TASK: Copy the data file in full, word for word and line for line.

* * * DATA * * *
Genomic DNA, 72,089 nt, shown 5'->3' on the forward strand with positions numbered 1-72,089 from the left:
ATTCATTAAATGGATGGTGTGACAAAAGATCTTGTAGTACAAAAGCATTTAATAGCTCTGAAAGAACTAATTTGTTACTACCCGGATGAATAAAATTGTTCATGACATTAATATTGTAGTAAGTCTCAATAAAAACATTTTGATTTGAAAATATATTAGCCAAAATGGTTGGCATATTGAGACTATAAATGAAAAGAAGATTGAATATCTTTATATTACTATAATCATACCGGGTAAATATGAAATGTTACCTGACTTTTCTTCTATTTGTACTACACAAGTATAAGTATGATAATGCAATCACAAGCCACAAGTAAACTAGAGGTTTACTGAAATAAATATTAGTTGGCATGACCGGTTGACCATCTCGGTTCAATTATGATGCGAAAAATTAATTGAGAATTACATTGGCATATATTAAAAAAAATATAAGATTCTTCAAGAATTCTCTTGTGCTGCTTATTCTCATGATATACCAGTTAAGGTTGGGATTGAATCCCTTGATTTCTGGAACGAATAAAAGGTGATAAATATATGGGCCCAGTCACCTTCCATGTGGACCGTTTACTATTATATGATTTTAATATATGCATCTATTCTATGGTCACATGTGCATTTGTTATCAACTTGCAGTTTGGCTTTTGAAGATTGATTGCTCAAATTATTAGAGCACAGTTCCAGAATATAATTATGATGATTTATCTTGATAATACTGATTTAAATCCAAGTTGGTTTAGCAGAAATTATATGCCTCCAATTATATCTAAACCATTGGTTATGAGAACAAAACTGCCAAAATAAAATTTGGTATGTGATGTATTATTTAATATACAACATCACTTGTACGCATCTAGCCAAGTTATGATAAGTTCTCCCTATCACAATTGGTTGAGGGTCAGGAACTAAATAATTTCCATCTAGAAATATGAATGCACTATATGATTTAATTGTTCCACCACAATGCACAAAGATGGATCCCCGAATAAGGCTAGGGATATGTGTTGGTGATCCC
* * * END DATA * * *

Genomic DNA, 72,089 nt, shown 5'->3' on the forward strand with positions numbered 1-72,089 from the left:
ATTCATTAAATGGATGGTGTGACAAAAGATCTTGTAGTACAAAAGCATTTAATAGCTCTGAAAGAACTAATTTGTTACTACCCGGATGAATAAAATTGTTCATGACATTAATATTGTAGTAAGTCTCAATAAAAACATTTTGATTTGAAAATATATTAGCCAAAATGGTTGGCATATTGAGACTATAAATGAAAAGAAGATTGAATATCTTTATATTACTATAATCATACCGGGTAAATATGAAATGTTACCTGACTTTTCTTCTATTTGTACTACACAAGTATAAGTATGATAATGCAATCACAAGCCACAAGTAAACTAGAGGTTTACTGAAATAAATATTAGTTGGCATGACCGGTTGACCATCTCGGTTCAATTATGATGCGAAAAATTAATTGAGAATTACATTGGCATATATTAAAAAAAATATAAGATTCTTCAAGAATTCTCTTGTGCTGCTTATTCTCATGATATACCAGTTAAGGTTGGGATTGAATCCCTTGATTTCTGGAACGAATAAAAGGTGATAAATATATGGGCCCAGTCACCTTCCATGTGGACCGTTTACTATTATATGATTTTAATATATGCATCTATTCTATGGTCACATGTGCATTTGTTATCAACTTGCAGTTTGGCTTTTGAAGATTGATTGCTCAAATTATTAGAGCACAGTTCCAGAATATAATTATGATGATTTATCTTGATAATACTGATTTAAATCCAAGTTGGTTTAGCAGAAATTATATGCCTCCAATTATATCTAAACCATTGGTTATGAGAACAAAACTGCCAAAATAAAATTTGGTATGTGATGTATTATTTAATATACAACATCACTTGTACGCATCTAGCCAAGTTATGATAAGTTCTCCCTATCACAATTGGTTGAGGGTCAGGAACTAAATAATTTCCATCTAGAAATATGAATGCACTATATGATTTAATTGTTCCACCACAATGCACAAAGATGGATCCCCGAATAAGGCTAGGGATATGTGTTGGTGATCCC